Actor seeks symbolism as 'Raven'

By Jerry Buck
Associated Press

LOS ANGELES - When Jeffrey Meek was cast as a martial arts master in the new CBS adventure series "Raven," he did some research on birds and mythology.

In the summer series, which kicked off a seven-episode run Wednesday, Meek plays Jonathan Raven, who tries to escape assassins while searching for a son he has never seen.

"The writer said all he had in mind was the Edgar Allan Poe poem," Meek said. "So I set out to create my own symbolism. I learned in North American Indian folklore the raven is considered the creator of the universe. In Europe, the raven is seen as a very mythic bird without any evil connotations.

"We think of the Poe poem being dark and about death, yet it's really about the transition of life into the spiritual world."

Meek's character in the show was raised in Japan and, after his parents were murdered by a legendary terrorist group called the Black Dragons, he joins the group to exact revenge.

Although Japanese culture plays a role in the series, Meek said, "It's not about Japan, it's about a man."

Lee Majors of "The Fall Guy" and "The Six Million Dollar Man" co-stars as an aging, alcoholic private detective named Herman "Ski" Jablonski, who once served in the Special Forces with Raven.

"Ski is a man that Raven trusts as much as he can trust anybody," Meek said. "He hires him to help search for his son. Lee calls himself the Gabby Hayes of the show."

Hayes, a former burlesque comic, was the whiskered, garrulous sidekick to such 1930's and 40's Western actors as Gene Autry, Roy Rogers and Randolph Scott.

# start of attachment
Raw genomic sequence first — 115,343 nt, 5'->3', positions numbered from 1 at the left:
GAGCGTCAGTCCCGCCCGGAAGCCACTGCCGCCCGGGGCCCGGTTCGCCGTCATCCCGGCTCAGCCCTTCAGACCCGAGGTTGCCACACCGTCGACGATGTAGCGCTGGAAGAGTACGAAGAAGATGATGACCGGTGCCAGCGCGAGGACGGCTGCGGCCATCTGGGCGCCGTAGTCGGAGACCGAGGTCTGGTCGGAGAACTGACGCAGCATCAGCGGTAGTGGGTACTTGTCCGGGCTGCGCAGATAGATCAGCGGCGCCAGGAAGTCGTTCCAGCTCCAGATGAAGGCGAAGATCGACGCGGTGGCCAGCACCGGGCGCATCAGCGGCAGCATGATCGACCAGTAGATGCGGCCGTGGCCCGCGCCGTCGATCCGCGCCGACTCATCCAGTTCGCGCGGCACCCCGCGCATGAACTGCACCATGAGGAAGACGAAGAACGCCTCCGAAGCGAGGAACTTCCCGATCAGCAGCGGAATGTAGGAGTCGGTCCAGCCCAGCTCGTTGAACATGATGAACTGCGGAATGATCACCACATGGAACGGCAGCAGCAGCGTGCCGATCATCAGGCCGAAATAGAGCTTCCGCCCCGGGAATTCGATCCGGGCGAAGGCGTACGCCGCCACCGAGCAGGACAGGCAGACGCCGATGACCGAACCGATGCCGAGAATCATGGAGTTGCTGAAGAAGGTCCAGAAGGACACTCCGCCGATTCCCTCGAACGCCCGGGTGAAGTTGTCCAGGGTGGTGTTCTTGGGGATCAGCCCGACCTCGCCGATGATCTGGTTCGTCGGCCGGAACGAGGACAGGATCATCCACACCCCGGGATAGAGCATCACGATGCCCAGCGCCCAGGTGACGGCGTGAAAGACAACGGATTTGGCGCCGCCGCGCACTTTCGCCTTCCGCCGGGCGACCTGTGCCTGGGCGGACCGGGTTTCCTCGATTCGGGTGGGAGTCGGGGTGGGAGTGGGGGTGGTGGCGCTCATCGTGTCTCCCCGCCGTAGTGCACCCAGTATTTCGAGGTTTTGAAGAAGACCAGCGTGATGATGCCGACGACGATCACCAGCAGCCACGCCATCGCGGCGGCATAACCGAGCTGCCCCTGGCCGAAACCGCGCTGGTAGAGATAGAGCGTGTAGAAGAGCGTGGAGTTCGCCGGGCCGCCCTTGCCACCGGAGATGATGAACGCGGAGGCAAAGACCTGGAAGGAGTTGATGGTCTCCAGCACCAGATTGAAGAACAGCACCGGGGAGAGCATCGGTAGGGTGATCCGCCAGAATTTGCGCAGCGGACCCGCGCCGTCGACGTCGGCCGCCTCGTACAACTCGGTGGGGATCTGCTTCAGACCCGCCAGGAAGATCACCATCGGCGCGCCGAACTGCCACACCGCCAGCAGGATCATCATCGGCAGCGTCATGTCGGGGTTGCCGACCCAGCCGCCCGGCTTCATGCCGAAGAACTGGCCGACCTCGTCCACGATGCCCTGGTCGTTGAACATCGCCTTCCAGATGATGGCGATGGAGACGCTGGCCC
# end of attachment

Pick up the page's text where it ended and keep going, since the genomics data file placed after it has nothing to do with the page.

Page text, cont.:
Meek, dressed completely in black, said he has had several symbolic experiences since signing for "Raven."

"I was working in my back yard when I saw a huge raven," he said. "The bird was hurt and staying just a few feet ahead of my dog Bookie, which is short for Kabuki. I thought if my dog ate this bird, it would be the worst possible omen for the show.

"There was a flight of ravens overhead, and I shoved the bird through a hole in the fence. For the rest of the afternoon, I was chased around the yard by those birds."

"Raven" is the first primetime series for Meek, who has appeared in such movies as "Winter People," "Johnny Handsome," and "Heart Condition." He also starred in the late-night series "The Exile," which was filmed in Paris.

Meek readily admitted he is not a martial arts expert, but said, "My character is. I'm learning at tremendous speed. It's definitely a way of life. It's amazing how fast you can learn when you have a seven-time world champion like Billy Blanks teaching you. I'm learning different programs, as well as street brawling and handling a sword."

He said he also found working in Hawaii, where "Raven" is shot, much more comfortable than doing "The Exile" in France.

"Chris Morgan, the producer, and I were the only Americans on the show," Meek said. "We did it in the winter. I had to appear in street clothes. Our sound stage was an old tobacco warehouse with no heat. Even the toilets froze. I'd have to put my feet next to a lamp to try to thaw them. My clothes would nearly catch on fire. One actor's face froze and he couldn't say his lines."

Meek said it took 10 months to film 13 episodes because the French crews were constantly changing.

Nevertheless, he called it a "delightful experience" that he wouldn't have wanted to miss.

"The weather in Hawaii was lovely," he said. "It was like I had earned it. The Hawaiian people were warm and generous and kind. But the thing is I've been living out of a suitcase for two years. I'd like to have a show renewed so I could settle down in one place for a while."

Meek, who was 12 when he began acting in school plays, has spent much of his life traveling. His father was in the Air Force.

"We were in Germany when I was 12, and my mother introduced us to the opera and museums and theater," he said. "She was a great influence in my life."


This article is courtesy of The Associated Press. 1992 The Associated Press.

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